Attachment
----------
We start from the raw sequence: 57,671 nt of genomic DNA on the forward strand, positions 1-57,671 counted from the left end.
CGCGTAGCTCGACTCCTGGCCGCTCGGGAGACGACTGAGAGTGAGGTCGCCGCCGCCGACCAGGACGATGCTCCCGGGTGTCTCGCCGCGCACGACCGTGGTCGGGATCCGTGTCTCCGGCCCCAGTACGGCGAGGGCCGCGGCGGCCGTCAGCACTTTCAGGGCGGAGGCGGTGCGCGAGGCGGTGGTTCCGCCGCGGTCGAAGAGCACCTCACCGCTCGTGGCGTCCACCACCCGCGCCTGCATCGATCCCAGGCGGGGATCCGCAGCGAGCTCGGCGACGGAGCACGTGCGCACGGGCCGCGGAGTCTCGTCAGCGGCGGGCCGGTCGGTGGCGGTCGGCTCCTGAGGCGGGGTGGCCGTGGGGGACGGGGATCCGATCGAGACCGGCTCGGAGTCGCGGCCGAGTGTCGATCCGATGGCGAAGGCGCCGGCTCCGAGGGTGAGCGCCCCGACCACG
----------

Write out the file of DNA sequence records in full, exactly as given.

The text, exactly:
We start from the raw sequence: 57,671 nt of genomic DNA on the forward strand, positions 1-57,671 counted from the left end.
CGCGTAGCTCGACTCCTGGCCGCTCGGGAGACGACTGAGAGTGAGGTCGCCGCCGCCGACCAGGACGATGCTCCCGGGTGTCTCGCCGCGCACGACCGTGGTCGGGATCCGTGTCTCCGGCCCCAGTACGGCGAGGGCCGCGGCGGCCGTCAGCACTTTCAGGGCGGAGGCGGTGCGCGAGGCGGTGGTTCCGCCGCGGTCGAAGAGCACCTCACCGCTCGTGGCGTCCACCACCCGCGCCTGCATCGATCCCAGGCGGGGATCCGCAGCGAGCTCGGCGACGGAGCACGTGCGCACGGGCCGCGGAGTCTCGTCAGCGGCGGGCCGGTCGGTGGCGGTCGGCTCCTGAGGCGGGGTGGCCGTGGGGGACGGGGATCCGATCGAGACCGGCTCGGAGTCGCGGCCGAGTGTCGATCCGATGGCGAAGGCGCCGGCTCCGAGGGTGAGCGCCCCGACCACG